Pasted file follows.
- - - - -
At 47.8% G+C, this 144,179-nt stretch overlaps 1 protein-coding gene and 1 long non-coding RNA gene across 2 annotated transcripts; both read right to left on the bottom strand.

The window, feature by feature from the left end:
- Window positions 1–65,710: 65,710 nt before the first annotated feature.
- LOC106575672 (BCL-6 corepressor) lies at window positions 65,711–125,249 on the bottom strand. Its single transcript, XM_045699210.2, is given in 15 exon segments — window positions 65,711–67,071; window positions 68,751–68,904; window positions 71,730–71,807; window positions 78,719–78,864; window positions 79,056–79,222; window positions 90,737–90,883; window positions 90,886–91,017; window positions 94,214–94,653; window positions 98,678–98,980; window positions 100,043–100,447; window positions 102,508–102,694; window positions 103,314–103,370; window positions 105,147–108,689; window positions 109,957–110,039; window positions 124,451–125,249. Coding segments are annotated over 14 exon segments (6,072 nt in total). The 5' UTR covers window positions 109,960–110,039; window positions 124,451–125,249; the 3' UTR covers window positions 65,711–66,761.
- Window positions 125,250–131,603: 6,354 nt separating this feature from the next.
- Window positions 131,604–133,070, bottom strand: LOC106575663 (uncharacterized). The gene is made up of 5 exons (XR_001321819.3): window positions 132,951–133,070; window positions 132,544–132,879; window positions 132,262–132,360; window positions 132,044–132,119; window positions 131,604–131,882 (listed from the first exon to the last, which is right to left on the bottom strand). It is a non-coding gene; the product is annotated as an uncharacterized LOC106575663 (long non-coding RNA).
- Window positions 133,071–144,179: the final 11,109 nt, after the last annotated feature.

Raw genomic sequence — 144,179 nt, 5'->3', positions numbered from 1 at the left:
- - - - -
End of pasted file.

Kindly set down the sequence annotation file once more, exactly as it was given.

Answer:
At 47.8% G+C, this 144,179-nt stretch overlaps 1 protein-coding gene and 1 long non-coding RNA gene across 2 annotated transcripts; both read right to left on the bottom strand.

The window, feature by feature from the left end:
- Window positions 1–65,710: 65,710 nt before the first annotated feature.
- LOC106575672 (BCL-6 corepressor) lies at window positions 65,711–125,249 on the bottom strand. Its single transcript, XM_045699210.2, is given in 15 exon segments — window positions 65,711–67,071; window positions 68,751–68,904; window positions 71,730–71,807; window positions 78,719–78,864; window positions 79,056–79,222; window positions 90,737–90,883; window positions 90,886–91,017; window positions 94,214–94,653; window positions 98,678–98,980; window positions 100,043–100,447; window positions 102,508–102,694; window positions 103,314–103,370; window positions 105,147–108,689; window positions 109,957–110,039; window positions 124,451–125,249. Coding segments are annotated over 14 exon segments (6,072 nt in total). The 5' UTR covers window positions 109,960–110,039; window positions 124,451–125,249; the 3' UTR covers window positions 65,711–66,761.
- Window positions 125,250–131,603: 6,354 nt separating this feature from the next.
- Window positions 131,604–133,070, bottom strand: LOC106575663 (uncharacterized). The gene is made up of 5 exons (XR_001321819.3): window positions 132,951–133,070; window positions 132,544–132,879; window positions 132,262–132,360; window positions 132,044–132,119; window positions 131,604–131,882 (listed from the first exon to the last, which is right to left on the bottom strand). It is a non-coding gene; the product is annotated as an uncharacterized LOC106575663 (long non-coding RNA).
- Window positions 133,071–144,179: the final 11,109 nt, after the last annotated feature.

Raw genomic sequence — 144,179 nt, 5'->3', positions numbered from 1 at the left: